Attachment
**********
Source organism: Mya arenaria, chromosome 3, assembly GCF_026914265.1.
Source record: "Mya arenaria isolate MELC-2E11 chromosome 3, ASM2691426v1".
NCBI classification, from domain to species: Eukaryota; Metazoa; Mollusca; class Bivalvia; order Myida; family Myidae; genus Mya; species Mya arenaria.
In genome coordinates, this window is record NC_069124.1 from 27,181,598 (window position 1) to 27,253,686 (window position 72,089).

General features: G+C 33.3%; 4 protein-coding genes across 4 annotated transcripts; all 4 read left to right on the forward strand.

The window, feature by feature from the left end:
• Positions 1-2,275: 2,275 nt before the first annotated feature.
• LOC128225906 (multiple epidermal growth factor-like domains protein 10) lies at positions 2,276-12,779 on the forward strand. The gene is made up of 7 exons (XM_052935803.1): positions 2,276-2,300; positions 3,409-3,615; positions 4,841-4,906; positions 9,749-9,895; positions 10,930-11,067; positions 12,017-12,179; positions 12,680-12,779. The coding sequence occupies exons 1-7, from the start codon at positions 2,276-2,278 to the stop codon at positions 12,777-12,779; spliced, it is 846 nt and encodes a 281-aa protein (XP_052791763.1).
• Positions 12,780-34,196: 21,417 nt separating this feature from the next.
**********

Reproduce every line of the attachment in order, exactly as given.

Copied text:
Source organism: Mya arenaria, chromosome 3, assembly GCF_026914265.1.
Source record: "Mya arenaria isolate MELC-2E11 chromosome 3, ASM2691426v1".
NCBI classification, from domain to species: Eukaryota; Metazoa; Mollusca; class Bivalvia; order Myida; family Myidae; genus Mya; species Mya arenaria.
In genome coordinates, this window is record NC_069124.1 from 27,181,598 (window position 1) to 27,253,686 (window position 72,089).

General features: G+C 33.3%; 4 protein-coding genes across 4 annotated transcripts; all 4 read left to right on the forward strand.

The window, feature by feature from the left end:
• Positions 1-2,275: 2,275 nt before the first annotated feature.
• LOC128225906 (multiple epidermal growth factor-like domains protein 10) lies at positions 2,276-12,779 on the forward strand. The gene is made up of 7 exons (XM_052935803.1): positions 2,276-2,300; positions 3,409-3,615; positions 4,841-4,906; positions 9,749-9,895; positions 10,930-11,067; positions 12,017-12,179; positions 12,680-12,779. The coding sequence occupies exons 1-7, from the start codon at positions 2,276-2,278 to the stop codon at positions 12,777-12,779; spliced, it is 846 nt and encodes a 281-aa protein (XP_052791763.1).
• Positions 12,780-34,196: 21,417 nt separating this feature from the next.